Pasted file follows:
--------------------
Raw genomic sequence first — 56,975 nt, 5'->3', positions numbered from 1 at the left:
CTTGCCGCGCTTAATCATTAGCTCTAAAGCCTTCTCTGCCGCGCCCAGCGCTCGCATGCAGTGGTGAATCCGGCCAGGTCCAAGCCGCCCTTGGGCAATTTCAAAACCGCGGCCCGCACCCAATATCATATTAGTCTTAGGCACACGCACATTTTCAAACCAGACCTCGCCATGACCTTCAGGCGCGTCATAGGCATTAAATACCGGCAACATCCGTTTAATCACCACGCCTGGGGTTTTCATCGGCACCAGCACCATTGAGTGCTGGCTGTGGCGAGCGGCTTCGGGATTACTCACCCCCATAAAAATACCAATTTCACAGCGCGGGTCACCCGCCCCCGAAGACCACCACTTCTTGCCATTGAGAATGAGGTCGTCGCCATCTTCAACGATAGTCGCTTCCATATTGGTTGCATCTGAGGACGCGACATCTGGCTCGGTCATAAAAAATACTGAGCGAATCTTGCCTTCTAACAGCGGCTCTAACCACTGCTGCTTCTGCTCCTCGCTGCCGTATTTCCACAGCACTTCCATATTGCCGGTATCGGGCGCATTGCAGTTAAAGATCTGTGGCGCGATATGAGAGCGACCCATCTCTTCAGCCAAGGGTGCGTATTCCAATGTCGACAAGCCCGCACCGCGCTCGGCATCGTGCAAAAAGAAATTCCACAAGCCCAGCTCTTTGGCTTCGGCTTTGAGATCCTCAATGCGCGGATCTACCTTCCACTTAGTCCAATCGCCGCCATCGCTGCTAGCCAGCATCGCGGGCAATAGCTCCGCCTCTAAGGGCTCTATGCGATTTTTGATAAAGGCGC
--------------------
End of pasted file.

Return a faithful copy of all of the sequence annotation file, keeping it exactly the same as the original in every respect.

Raw genomic sequence first — 56,975 nt, 5'->3', positions numbered from 1 at the left:
CTTGCCGCGCTTAATCATTAGCTCTAAAGCCTTCTCTGCCGCGCCCAGCGCTCGCATGCAGTGGTGAATCCGGCCAGGTCCAAGCCGCCCTTGGGCAATTTCAAAACCGCGGCCCGCACCCAATATCATATTAGTCTTAGGCACACGCACATTTTCAAACCAGACCTCGCCATGACCTTCAGGCGCGTCATAGGCATTAAATACCGGCAACATCCGTTTAATCACCACGCCTGGGGTTTTCATCGGCACCAGCACCATTGAGTGCTGGCTGTGGCGAGCGGCTTCGGGATTACTCACCCCCATAAAAATACCAATTTCACAGCGCGGGTCACCCGCCCCCGAAGACCACCACTTCTTGCCATTGAGAATGAGGTCGTCGCCATCTTCAACGATAGTCGCTTCCATATTGGTTGCATCTGAGGACGCGACATCTGGCTCGGTCATAAAAAATACTGAGCGAATCTTGCCTTCTAACAGCGGCTCTAACCACTGCTGCTTCTGCTCCTCGCTGCCGTATTTCCACAGCACTTCCATATTGCCGGTATCGGGCGCATTGCAGTTAAAGATCTGTGGCGCGATATGAGAGCGACCCATCTCTTCAGCCAAGGGTGCGTATTCCAATGTCGACAAGCCCGCACCGCGCTCGGCATCGTGCAAAAAGAAATTCCACAAGCCCAGCTCTTTGGCTTCGGCTTTGAGATCCTCAATGCGCGGATCTACCTTCCACTTAGTCCAATCGCCGCCATCGCTGCTAGCCAGCATCGCGGGCAATAGCTCCGCCTCTAAGGGCTCTATGCGATTTTTGATAAAGGCGC